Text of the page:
AFI Part 2 – Substance Issues
As I tell my students, you can learn a lot from stories that don’t work well. I was reminded of that in two of three other films I saw at the AFI Fest film festival. So many elements go into a well-told narrative that it can feel impossible to get it right when writing.
Two main questions guide me when I’m at work: am I being truthful in the scene, and where’s the next turn? This doesn’t mean the magic will always happen. Taking in the many elements of narrative, including motivation, character goals, rising action, and everything else, the story still may not come together. But sometimes it does.
As I moved up the escalator from the underground parking lot, heading for Grauman’s Chinese Theatre, two young men on the stairs ahead of me looked at the festival pass I wore around my neck, and one in a suit asked, “Are you a filmmaker?”
“No. I’m just seeing the movies.” I figured he asked perhaps because he was in the business, so I said, “Are you?”
He said, “My dad’s a producer. I’m Jack Abramoff’s son.” I shook his hand and his friend’s and tried to remember why the name Jack Abramoff was familiar.
I soon learned when I met up with my own son and we attended the gala premiere of Casino Jack, directed by George Hickenlooper. It’s the story of the rise and fall of Washington D.C. lobbyist Jack Abramoff. Yes, Abramoff produced some films along the way, but he’s best known for lobbying for a number of Indian casinos and charging the tribes tens of millions of dollars. He pleaded guilty in 2006 to three felony counts of defrauding American Indians and to corrupting public officials and was sentenced to six years in Federal prison. He’ll be released next month.
Although Abramoff isn’t the producer of this film, he may as well have been for the positive spin on the man. Kevin Spacey imbues Abramoff with a love for making things happen and making friends of influential politicians, while pushing the boundaries of what he does for clients, legislators, and himself. As a drama, however, Hickenlooper offers very little character arc or reflection by the protagonist.
At one point Abramoff’s wife, Pam, played by Kelly Preston, achingly asks why the hell did he do what he did and why doesn’t he confess? “Maybe I should,” Abramoff says. That’s the closest he gets to exploring his own motives.
Later in a holding tank when he’s first arrested, Abramoff speaks with a muscled, tattooed criminal named Snake who asks Abramoff why is he there. Abramoff says he doesn’t know, and he looks puzzled. After all, he’s the good guy. I never felt any sympathy or empathy for him.
Director Hickenlooper was fascinated by politics as shown in his documentary ‘Hick’ Town about his cousin John Hickenlooper, the mayor of Denver during the 2008 Democratic national convention. In Casino Jack, he’s mainly interested in showing our political system as highly flawed, and Abramoff’s curious contradictions suffer. I wanted to know what drove the guy. How did Abramoff’s supposedly deep religious beliefs and love of his family allow him to get involved not only in politics but also in a sleazy casino boat operation that betrayed his deeper values, his business connections, and his family?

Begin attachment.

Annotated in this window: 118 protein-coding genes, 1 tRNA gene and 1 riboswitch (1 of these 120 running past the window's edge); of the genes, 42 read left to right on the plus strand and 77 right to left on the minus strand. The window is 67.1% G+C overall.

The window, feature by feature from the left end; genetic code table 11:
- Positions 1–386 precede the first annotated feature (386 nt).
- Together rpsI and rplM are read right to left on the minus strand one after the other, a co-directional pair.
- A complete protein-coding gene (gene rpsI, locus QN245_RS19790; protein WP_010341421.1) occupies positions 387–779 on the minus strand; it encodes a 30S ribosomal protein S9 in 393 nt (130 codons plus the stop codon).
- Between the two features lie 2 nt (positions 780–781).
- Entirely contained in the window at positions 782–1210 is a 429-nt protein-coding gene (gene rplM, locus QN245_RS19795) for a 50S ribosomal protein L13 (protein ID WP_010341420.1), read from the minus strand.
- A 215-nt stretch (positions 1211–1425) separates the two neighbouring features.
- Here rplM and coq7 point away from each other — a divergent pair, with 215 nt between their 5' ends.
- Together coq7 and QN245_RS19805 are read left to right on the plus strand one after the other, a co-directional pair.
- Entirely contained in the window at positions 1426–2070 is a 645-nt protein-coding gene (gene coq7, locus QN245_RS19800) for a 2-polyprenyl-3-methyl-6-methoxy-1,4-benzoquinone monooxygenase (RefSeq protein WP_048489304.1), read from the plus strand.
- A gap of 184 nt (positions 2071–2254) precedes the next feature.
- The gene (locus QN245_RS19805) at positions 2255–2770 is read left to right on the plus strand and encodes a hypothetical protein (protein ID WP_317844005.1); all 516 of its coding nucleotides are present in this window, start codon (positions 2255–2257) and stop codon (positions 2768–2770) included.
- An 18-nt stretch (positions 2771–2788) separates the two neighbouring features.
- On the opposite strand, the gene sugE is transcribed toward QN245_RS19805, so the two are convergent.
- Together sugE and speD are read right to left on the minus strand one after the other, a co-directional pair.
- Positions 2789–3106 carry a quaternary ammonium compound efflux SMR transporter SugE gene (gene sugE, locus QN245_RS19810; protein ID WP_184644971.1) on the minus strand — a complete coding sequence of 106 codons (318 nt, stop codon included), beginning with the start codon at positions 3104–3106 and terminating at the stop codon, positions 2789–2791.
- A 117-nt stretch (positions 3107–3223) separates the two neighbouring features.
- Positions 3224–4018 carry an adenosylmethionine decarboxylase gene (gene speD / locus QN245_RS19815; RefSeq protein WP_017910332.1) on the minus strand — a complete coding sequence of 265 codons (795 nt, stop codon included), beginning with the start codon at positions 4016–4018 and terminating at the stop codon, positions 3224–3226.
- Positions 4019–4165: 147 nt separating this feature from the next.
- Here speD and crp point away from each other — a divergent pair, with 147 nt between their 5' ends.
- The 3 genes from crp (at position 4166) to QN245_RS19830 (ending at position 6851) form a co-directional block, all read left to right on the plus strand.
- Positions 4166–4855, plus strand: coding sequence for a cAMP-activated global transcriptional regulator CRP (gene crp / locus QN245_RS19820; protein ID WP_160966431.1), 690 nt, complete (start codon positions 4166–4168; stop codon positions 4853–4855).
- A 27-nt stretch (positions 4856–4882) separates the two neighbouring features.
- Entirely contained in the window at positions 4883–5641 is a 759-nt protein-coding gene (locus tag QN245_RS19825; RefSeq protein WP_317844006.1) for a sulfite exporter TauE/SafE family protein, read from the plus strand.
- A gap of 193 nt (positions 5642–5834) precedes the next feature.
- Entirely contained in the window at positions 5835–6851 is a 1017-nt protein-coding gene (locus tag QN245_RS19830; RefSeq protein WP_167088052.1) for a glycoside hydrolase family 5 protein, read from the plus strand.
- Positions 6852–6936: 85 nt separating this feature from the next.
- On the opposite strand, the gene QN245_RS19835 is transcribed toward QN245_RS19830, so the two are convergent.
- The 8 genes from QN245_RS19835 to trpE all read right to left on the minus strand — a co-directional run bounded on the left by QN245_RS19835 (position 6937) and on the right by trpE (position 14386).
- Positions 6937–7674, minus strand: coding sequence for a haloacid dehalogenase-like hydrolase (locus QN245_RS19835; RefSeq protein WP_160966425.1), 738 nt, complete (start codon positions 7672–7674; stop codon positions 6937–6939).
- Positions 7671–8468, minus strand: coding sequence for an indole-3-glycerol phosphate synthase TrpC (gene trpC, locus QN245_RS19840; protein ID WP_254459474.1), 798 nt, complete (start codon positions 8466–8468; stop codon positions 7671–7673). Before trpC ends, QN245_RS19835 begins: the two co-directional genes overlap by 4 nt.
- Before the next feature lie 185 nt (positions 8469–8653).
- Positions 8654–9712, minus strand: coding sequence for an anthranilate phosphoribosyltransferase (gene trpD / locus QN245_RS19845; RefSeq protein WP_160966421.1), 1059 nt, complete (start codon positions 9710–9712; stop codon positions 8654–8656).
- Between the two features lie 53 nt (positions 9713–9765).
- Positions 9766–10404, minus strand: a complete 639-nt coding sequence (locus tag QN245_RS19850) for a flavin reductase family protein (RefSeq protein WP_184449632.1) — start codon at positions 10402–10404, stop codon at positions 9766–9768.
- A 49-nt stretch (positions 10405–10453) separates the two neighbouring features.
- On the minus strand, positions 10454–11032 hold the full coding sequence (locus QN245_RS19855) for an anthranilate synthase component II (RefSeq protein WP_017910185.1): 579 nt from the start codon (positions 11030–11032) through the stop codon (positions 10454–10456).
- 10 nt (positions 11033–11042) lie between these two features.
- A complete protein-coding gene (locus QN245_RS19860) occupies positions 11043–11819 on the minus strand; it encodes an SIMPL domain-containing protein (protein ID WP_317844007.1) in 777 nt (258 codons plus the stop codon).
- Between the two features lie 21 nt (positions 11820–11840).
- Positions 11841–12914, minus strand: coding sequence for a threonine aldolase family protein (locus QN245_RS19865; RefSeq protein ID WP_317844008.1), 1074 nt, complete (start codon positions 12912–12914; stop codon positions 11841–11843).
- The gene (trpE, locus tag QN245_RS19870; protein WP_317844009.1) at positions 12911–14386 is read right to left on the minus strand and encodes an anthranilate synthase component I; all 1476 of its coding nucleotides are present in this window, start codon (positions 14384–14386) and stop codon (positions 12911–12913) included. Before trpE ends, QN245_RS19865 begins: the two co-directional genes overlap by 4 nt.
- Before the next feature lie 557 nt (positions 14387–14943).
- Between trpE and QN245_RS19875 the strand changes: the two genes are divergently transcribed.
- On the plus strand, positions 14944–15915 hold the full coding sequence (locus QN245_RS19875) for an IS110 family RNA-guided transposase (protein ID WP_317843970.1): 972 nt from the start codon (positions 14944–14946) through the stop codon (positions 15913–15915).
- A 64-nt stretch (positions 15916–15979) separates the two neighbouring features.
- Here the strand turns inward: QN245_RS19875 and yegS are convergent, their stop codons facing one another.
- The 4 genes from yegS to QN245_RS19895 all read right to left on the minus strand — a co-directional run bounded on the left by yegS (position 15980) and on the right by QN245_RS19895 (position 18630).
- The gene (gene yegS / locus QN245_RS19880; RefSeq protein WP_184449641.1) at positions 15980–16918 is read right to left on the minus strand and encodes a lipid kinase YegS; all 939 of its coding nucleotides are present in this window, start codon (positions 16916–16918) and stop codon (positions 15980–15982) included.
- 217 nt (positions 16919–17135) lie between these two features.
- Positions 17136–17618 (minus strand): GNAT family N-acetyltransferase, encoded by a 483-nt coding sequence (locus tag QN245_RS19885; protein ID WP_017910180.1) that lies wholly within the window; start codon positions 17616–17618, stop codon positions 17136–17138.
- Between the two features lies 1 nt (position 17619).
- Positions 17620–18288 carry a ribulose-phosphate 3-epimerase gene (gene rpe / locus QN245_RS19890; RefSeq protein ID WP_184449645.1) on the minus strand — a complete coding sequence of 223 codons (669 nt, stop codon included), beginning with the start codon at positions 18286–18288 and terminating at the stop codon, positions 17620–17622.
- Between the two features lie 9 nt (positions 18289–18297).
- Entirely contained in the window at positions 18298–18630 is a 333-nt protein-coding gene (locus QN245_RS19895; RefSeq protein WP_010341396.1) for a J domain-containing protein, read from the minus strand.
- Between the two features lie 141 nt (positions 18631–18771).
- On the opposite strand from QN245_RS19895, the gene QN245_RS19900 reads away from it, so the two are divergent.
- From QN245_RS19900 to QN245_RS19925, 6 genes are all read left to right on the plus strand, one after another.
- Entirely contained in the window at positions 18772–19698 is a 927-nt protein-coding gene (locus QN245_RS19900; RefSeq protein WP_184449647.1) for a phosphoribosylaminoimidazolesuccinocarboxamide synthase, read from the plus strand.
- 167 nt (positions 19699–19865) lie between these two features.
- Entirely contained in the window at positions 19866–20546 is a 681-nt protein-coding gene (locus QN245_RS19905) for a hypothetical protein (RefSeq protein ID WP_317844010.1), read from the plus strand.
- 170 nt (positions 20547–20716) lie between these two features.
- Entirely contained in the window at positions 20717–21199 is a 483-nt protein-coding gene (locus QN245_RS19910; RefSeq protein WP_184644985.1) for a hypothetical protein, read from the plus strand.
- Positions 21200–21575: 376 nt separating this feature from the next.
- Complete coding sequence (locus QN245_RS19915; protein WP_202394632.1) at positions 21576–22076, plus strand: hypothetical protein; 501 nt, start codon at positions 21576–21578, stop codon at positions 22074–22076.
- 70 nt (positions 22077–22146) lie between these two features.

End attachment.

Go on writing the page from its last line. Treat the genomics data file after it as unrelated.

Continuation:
This is rich territory, the kind Shakespeare mined in King Lear, yet Hickenlooper shows Abramoff was simply misled by his associate into overcharging. Later Abramoff, from the movie’s point of view, was a sacrificial pawn squashed ruthlessly by politicians who he had helped—and by John McCain whom he’d earlier outmaneuvered. The boat thing? Just a bad idea.
One can’t help wonder what screenwriter Aaron Sorkin (The Social Network) or Peter Morgan (The Queen) might have done with the story, parsing the morality and thinking behind Abramoff’s moves. Then again, maybe screenwriter Norman Snider was stuck. Most likely Abramoff had no soul searching.
There is a satiric tone to many of the scenes, especially when Jon Lovitz as Adam Kidan appears. What people do under pressure can indeed be funny. Still, it would have been interesting to see Abramoff in his darker private moments. In fact, this is what puzzles me most about the film. If Abramoff’s motivations and character arc weren’t of primary concern, then who is the film for? It’s not a young person’s film.
As we came out of the theatre, headed for the reception at the Roosevelt Hotel, a Jewish character actor I’d recognized was chatting with his wife on the corner. I asked if he liked the movie, and his response was, “In no way did Kevin Spacey make a convincing Orthodox Jew. No way.” Jon Lovitz at the "Casino Jack" reception in the Hollywood Roosevelt Hotel
The Princess of Montpensier
To see foreign films in a film festival is part of the fun because such movies are not likely to be distributed in America. Then again, The Princess of Montpensier has the qualities that a distributor might want. It’s a huge period piece with lush production values, taking place in France’s 16th-century War of Religion. It is directed by the venerated Bernard Tavernier, and it’s a grand love story involving multiple suitors of a beautiful young woman with heart and passion.
All in all, it’s pleasant. However, it unspools at more than two hours and should probably be cut to 100 minutes. Take out all the horse galloping, overly extended yearning looks, the battle scenes that go on too long, and the princess forever waiting, and this might become a great film.
In other words, pacing is critical. It’s what I’m working on the most in the novel I’m writing. In this case, the audience is most often ahead of the story, so what happens is no surprise. Pacing can improve that.
There’s more! It’ll be in the upcoming Part 3.
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